Clearance: As the tree grows, it may become necessary to remove some side branches to keep a sidewalk, sign or driveway clear, or to prevent branches from coming into contact with buildings or power lines.
It’s best to anticipate problems and prune out these branches when they’re small enough to remove easily and safely. Once a tree is large enough that pruning would require a ladder, your wisest move is to call in a professional. Pruning without the proper knowledge and training can not only lead to accidents, but do long-term damage to a tree, causing it to decline or die.
Certified arborists are trained not only in safety but in tree care. They know how each kind of tree needs to be pruned to preserve its characteristic form.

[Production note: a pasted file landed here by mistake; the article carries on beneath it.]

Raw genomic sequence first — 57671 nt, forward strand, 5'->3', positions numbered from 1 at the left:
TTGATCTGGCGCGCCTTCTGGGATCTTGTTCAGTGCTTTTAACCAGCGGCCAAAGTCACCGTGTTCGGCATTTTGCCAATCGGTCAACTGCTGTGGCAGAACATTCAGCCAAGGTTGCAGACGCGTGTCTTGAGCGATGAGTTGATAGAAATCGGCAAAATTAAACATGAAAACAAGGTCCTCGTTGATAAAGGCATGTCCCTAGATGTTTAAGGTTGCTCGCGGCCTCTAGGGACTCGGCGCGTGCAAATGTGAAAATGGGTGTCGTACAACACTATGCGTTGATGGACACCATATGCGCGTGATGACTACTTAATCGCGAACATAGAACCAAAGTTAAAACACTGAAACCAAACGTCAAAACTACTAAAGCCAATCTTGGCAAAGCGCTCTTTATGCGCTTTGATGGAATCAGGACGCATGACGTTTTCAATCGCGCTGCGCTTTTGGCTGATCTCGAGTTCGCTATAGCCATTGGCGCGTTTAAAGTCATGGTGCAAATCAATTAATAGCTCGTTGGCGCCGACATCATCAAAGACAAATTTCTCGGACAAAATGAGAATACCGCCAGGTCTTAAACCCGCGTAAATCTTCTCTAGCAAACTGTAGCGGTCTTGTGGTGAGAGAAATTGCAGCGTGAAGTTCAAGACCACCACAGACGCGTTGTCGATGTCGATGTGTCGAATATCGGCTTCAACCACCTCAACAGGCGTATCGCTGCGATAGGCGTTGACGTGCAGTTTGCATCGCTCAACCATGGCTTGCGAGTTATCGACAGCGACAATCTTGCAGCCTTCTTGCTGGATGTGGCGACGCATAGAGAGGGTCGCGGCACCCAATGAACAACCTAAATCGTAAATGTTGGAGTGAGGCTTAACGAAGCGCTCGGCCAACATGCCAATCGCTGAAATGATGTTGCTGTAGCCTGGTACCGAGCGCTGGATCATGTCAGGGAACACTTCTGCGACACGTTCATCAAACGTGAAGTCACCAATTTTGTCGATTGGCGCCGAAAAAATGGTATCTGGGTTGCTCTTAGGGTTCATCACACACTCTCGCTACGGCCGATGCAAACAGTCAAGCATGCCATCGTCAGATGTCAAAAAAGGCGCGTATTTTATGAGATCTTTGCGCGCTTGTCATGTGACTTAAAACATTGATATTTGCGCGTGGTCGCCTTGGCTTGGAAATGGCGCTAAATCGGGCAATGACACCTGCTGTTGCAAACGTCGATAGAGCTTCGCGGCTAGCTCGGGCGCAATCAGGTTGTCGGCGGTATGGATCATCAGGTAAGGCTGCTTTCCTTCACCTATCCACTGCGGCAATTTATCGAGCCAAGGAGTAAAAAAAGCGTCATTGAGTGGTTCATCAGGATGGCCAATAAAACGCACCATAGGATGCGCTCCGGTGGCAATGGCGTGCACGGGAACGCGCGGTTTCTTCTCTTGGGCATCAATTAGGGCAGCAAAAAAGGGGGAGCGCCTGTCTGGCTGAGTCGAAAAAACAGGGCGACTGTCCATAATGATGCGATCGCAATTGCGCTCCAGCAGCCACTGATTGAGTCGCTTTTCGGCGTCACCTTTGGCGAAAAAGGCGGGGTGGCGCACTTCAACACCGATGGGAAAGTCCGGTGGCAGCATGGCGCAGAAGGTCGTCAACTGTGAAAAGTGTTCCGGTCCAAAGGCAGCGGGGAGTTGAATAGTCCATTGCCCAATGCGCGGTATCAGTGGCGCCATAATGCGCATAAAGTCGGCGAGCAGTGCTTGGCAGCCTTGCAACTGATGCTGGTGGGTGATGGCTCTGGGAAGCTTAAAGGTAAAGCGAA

Never top a tree — that is, cutting off the entire top of the tree, including the central leader, to keep the tree short. Topping makes trees ugly, stressed and potentially unstable. If a tree is growing under a power line or in another situation for which it’s too tall, remove it and plant another kind of tree or shrub that will naturally stay shorter.
Eliminating hazards: As a tree grows overtime, it becomes more beautiful, casts more shade and adds more to the value of the property. But it also becomes larger and heavier. Over time, some branches may crack in high winds, become infected with disease or start to rot. Rather than waiting for them to fall and cause damage, have a professional arborist check large trees regularly.
A professional can remove problem branches before they become unstable, as well as checking the tree’s overall health.
Each species has a different natural lifespan; some trees naturally begin to decay in just a few decades, and others may live for hundreds of years. A trained professional will know what hazards and stresses to look for in each species. Regular professional pruning can often extend the life of a tree so you can enjoy its beauty safely for many years to come.